That Thou May’st Find Thy All in Me

The Scottish minister Robert Murray M’Cheyne (d. 1843) offers four important insights on various ways God answers our prayers. In his Fourth Pastoral Letter, titled “God the answerer of prayer,” M’Cheyne writes:

First, God often gives the very thing his children ask at the very time they ask it.
Second, God often delays the answer to prayer for wise reasons
Third, God often answers prayer by terrible things.
Fourth, God sometimes answers prayer by giving something better than we ask.

The third one really struck me. He says:

Third, God often answers prayer by terrible things. So David says in Ps. 65: “By terrible things in righteousness wilt Thou answer us, O God of our salvation.” And all of you who are God’s children have found it true. Some of you have experienced what John Newton did when he wrote that beautiful hymn, “I asked the Lord that I might grow.” You prayed with all your heart, “Lord, increase my faith.” In answer to this, God has shown you the misery of your connection with Adam. He has revealed the hell that is in your heart. You are amazed, confounded, abashed. You cry, “O wretched man that I am, who shall deliver me from the body of this death?” You cleave to a Saviour God with a thousand times greater anxiety. Your faith is increased. Your prayer is answered by terrible things. Some of us prayed for a praying spirit, “Lord, teach us to pray.” God has laid affliction upon us. Waves and billows go over us. We cry out of the depths. Being afflicted, we pray. He has granted our heart’s desire. Our prayer is answered by terrible things.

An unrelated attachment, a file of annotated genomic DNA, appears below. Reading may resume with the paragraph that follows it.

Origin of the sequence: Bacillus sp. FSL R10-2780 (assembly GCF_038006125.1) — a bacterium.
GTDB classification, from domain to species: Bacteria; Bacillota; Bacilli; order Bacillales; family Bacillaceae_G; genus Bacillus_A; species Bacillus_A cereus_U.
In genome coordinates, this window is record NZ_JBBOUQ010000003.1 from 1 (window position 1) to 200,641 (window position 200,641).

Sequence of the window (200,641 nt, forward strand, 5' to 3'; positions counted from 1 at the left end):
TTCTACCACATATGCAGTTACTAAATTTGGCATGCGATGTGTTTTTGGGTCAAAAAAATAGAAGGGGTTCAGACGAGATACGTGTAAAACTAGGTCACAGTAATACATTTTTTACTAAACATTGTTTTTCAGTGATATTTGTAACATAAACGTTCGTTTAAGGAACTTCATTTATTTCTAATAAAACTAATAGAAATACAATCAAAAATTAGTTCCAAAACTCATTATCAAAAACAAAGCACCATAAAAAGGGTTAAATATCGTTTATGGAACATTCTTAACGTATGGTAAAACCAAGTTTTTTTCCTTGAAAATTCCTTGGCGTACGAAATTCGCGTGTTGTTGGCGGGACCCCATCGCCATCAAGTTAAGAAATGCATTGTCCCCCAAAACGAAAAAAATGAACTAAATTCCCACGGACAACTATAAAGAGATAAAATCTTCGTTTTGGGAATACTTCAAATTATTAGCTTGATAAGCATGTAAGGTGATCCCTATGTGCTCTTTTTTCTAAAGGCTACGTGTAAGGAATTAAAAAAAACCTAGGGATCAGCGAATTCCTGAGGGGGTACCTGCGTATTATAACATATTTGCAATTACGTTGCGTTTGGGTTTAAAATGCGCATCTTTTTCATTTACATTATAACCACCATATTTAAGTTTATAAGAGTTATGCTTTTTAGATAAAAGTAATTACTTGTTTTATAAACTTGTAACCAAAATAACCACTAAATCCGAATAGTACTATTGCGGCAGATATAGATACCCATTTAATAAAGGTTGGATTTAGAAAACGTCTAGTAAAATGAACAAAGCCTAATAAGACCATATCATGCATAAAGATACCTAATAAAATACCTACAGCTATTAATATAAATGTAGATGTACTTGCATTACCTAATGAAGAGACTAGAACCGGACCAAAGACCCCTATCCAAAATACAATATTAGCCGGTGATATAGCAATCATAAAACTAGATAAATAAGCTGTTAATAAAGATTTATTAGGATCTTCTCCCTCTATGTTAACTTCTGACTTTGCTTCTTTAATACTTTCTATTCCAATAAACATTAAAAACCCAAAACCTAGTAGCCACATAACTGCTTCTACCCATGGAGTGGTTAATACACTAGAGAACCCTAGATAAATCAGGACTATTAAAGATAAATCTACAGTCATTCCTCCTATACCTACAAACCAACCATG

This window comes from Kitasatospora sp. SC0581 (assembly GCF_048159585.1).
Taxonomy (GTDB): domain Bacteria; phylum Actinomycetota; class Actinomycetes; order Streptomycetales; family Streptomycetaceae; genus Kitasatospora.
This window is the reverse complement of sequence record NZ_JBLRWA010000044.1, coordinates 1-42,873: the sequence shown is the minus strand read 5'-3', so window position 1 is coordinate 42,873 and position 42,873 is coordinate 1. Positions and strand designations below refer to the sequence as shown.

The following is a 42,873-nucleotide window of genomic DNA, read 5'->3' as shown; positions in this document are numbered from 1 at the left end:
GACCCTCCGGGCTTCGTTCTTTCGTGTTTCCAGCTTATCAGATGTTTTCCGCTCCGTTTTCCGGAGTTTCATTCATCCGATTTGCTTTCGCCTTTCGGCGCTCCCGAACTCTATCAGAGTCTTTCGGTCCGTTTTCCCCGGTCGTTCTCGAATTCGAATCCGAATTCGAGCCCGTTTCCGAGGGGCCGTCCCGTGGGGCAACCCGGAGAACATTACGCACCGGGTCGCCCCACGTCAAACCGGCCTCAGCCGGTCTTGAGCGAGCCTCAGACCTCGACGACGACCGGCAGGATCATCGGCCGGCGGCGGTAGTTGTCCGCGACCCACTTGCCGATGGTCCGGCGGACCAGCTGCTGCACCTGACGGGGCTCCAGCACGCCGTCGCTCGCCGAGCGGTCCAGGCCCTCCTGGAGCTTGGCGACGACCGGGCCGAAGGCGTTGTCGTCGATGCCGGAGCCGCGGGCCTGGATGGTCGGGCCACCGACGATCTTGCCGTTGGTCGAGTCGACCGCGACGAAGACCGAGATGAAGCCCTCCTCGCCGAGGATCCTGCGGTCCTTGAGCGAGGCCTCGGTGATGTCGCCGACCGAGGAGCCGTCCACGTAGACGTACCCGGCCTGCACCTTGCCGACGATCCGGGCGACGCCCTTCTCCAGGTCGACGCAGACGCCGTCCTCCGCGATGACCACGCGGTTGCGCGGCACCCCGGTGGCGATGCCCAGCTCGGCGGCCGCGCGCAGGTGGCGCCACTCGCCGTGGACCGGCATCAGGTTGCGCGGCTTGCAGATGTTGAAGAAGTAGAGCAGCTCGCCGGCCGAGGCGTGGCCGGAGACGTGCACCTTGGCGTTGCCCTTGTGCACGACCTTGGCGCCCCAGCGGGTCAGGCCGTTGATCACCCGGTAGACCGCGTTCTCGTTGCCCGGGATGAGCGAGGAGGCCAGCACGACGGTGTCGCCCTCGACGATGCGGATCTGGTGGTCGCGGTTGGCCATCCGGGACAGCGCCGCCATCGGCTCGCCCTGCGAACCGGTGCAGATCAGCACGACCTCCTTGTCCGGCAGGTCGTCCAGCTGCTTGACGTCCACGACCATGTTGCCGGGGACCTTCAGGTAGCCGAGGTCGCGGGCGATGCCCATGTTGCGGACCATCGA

Read the whole thing here.

Reflecting on this third response, here is the hymn from John Newton that M’Cheyne mentions. There is much here for us.

I asked the Lord that I might grow
In faith, and love, and every grace;
Might more of His salvation know,
And seek, more earnestly, His face.

‘Twas He who taught me thus to pray,
And He, I trust, has answered prayer!
But it has been in such a way,
As almost drove me to despair.

I hoped that in some favored hour,
At once He’d answer my request;
And by His love’s constraining pow’r,
Subdue my sins, and give me rest.

Instead of this, He made me feel
The hidden evils of my heart;
And let the angry pow’rs of hell
Assault my soul in every part.

Yea more, with His own hand He seemed
Intent to aggravate my woe;
Crossed all the fair designs I schemed,
Blasted my gourds, and laid me low.

Lord, why is this, I trembling cried,
Wilt thou pursue thy worm to death?
“‘Tis in this way, the Lord replied,
I answer prayer for grace and faith.

These inward trials I employ,
From self, and pride, to set thee free;
And break thy schemes of earthly joy,
That thou may’st find thy all in Me.”

2 thoughts on “That Thou May’st Find Thy All in Me”

  1. I believe some Christians today call this “being broken”, I mean, is there any other way to find your all in Him? But even when we think we are confessing all and baring all before Him, or even asking for that which is desirable to lead a joyful Christian life filled with growth, faith & love….it is still He who must show us where we fall short & then show us a more better way.

Leave a Reply

Your email address will not be published. Required fields are marked *